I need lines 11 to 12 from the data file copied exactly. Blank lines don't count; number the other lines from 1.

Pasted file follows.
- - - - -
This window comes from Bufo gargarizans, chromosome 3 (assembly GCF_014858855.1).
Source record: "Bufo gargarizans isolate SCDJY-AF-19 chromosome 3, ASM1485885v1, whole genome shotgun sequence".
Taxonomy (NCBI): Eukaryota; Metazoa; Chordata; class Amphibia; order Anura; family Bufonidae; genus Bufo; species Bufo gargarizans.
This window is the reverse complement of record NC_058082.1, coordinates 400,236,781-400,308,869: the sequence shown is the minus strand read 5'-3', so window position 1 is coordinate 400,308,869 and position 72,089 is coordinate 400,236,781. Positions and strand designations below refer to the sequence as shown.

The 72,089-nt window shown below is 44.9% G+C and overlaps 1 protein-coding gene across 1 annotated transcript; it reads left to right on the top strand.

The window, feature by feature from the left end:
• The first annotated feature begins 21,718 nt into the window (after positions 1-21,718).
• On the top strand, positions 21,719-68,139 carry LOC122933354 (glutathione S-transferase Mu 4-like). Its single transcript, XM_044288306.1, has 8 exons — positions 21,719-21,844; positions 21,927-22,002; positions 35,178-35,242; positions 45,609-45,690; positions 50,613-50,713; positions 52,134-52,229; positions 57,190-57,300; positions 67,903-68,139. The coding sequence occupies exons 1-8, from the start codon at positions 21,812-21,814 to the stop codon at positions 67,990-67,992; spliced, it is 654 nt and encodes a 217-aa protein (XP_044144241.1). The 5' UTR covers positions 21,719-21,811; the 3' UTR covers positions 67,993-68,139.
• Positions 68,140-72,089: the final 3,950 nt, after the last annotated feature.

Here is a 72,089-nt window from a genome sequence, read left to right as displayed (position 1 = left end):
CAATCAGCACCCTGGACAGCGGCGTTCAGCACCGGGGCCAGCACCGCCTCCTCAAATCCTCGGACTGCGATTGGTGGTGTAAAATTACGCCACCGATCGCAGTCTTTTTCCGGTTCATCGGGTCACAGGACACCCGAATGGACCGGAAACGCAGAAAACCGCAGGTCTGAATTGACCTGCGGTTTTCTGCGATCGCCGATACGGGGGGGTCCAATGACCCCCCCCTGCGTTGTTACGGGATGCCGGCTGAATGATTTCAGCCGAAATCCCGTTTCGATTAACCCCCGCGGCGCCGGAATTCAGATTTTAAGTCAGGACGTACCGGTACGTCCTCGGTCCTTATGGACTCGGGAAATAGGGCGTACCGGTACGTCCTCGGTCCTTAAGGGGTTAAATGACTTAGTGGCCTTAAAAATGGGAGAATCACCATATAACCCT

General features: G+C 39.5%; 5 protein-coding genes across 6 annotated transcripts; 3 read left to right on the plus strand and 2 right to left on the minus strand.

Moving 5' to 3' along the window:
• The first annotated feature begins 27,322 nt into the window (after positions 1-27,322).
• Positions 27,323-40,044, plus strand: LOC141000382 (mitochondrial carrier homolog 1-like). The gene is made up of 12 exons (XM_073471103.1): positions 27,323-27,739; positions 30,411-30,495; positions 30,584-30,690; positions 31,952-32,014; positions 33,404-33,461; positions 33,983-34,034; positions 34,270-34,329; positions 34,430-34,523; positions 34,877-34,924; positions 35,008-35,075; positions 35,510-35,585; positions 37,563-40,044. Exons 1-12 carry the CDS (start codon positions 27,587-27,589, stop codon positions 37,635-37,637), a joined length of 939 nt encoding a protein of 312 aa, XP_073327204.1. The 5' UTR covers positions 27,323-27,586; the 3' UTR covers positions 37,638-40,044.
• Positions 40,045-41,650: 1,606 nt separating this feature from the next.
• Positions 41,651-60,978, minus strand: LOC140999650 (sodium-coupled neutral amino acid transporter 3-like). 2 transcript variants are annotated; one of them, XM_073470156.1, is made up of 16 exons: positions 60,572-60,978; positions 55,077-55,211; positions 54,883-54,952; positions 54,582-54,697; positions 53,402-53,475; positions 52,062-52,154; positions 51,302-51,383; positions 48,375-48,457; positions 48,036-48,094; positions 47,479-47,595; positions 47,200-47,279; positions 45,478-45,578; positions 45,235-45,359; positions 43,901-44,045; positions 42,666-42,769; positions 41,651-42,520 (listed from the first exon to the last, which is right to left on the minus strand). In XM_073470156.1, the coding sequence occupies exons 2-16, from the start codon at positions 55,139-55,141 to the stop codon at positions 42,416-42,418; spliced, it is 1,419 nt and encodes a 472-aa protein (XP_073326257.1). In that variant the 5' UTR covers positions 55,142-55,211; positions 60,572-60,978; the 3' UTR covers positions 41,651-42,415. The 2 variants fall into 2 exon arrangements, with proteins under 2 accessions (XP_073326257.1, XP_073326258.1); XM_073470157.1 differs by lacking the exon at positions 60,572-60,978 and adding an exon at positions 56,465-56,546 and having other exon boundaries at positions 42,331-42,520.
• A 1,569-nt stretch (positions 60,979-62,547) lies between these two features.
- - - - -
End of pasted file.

CAATCAGCACCCTGGACAGCGGCGTTCAGCACCGGGGCCAGCACCGCCTCCTCAAATCCTCGGACTGCGATTGGTGGTGTAAAATTACGCCACCGATCGCAGTCTTTTTCCGGTTCATCGGGTCACAGGACACCCGAATGGACCGGAAACGCAGAAAACCGCAGGTCTGAATTGACCTGCGGTTTTCTGCGATCGCCGATACGGGGGGGTCCAATGACCCCCCCCTGCGTTGTTACGGGATGCCGGCTGAATGATTTCAGCCGAAATCCCGTTTCGATTAACCCCCGCGGCGCCGGAATTCAGATTTTAAGTCAGGACGTACCGGTACGTCCTCGGTCCTTATGGACTCGGGAAATAGGGCGTACCGGTACGTCCTCGGTCCTTAAGGGGTTAAATGACTTAGTGGCCTTAAAAATGGGAGAATCACCATATAACCCT

General features: G+C 39.5%; 5 protein-coding genes across 6 annotated transcripts; 3 read left to right on the plus strand and 2 right to left on the minus strand.